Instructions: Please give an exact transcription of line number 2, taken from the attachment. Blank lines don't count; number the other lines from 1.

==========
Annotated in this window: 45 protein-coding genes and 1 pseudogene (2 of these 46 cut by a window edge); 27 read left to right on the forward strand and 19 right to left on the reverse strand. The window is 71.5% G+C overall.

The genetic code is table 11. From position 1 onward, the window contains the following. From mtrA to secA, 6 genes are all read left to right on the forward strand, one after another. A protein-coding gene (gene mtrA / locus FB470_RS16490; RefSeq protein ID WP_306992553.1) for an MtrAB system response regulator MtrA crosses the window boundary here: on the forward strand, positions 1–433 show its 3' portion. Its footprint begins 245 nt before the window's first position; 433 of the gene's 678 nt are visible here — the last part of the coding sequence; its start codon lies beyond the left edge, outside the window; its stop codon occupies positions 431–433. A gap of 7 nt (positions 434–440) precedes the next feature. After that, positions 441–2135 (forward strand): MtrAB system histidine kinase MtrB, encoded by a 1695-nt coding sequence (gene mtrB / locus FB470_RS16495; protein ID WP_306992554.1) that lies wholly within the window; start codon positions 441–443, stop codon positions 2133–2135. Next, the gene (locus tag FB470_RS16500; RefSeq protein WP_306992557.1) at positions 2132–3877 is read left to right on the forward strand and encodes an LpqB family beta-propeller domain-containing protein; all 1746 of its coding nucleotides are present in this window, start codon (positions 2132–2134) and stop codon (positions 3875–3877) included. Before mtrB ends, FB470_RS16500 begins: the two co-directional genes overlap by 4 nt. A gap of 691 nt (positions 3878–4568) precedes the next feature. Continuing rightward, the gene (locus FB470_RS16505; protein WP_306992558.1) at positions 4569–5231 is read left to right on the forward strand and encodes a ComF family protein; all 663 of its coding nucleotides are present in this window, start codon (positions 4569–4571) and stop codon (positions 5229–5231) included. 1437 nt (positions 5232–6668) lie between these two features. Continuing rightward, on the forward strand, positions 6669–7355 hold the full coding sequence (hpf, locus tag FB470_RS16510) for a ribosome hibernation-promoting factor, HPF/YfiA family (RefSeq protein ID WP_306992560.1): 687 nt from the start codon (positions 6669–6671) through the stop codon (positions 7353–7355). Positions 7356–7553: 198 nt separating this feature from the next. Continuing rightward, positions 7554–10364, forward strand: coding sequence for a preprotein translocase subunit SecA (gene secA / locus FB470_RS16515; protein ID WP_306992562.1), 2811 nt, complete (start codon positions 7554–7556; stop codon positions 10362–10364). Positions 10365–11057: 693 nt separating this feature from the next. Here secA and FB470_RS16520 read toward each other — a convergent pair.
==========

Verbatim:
The genetic code is table 11. From position 1 onward, the window contains the following. From mtrA to secA, 6 genes are all read left to right on the forward strand, one after another. A protein-coding gene (gene mtrA / locus FB470_RS16490; RefSeq protein ID WP_306992553.1) for an MtrAB system response regulator MtrA crosses the window boundary here: on the forward strand, positions 1–433 show its 3' portion. Its footprint begins 245 nt before the window's first position; 433 of the gene's 678 nt are visible here — the last part of the coding sequence; its start codon lies beyond the left edge, outside the window; its stop codon occupies positions 431–433. A gap of 7 nt (positions 434–440) precedes the next feature. After that, positions 441–2135 (forward strand): MtrAB system histidine kinase MtrB, encoded by a 1695-nt coding sequence (gene mtrB / locus FB470_RS16495; protein ID WP_306992554.1) that lies wholly within the window; start codon positions 441–443, stop codon positions 2133–2135. Next, the gene (locus tag FB470_RS16500; RefSeq protein WP_306992557.1) at positions 2132–3877 is read left to right on the forward strand and encodes an LpqB family beta-propeller domain-containing protein; all 1746 of its coding nucleotides are present in this window, start codon (positions 2132–2134) and stop codon (positions 3875–3877) included. Before mtrB ends, FB470_RS16500 begins: the two co-directional genes overlap by 4 nt. A gap of 691 nt (positions 3878–4568) precedes the next feature. Continuing rightward, the gene (locus FB470_RS16505; protein WP_306992558.1) at positions 4569–5231 is read left to right on the forward strand and encodes a ComF family protein; all 663 of its coding nucleotides are present in this window, start codon (positions 4569–4571) and stop codon (positions 5229–5231) included. 1437 nt (positions 5232–6668) lie between these two features. Continuing rightward, on the forward strand, positions 6669–7355 hold the full coding sequence (hpf, locus tag FB470_RS16510) for a ribosome hibernation-promoting factor, HPF/YfiA family (RefSeq protein ID WP_306992560.1): 687 nt from the start codon (positions 6669–6671) through the stop codon (positions 7353–7355). Positions 7356–7553: 198 nt separating this feature from the next. Continuing rightward, positions 7554–10364, forward strand: coding sequence for a preprotein translocase subunit SecA (gene secA / locus FB470_RS16515; protein ID WP_306992562.1), 2811 nt, complete (start codon positions 7554–7556; stop codon positions 10362–10364). Positions 10365–11057: 693 nt separating this feature from the next. Here secA and FB470_RS16520 read toward each other — a convergent pair.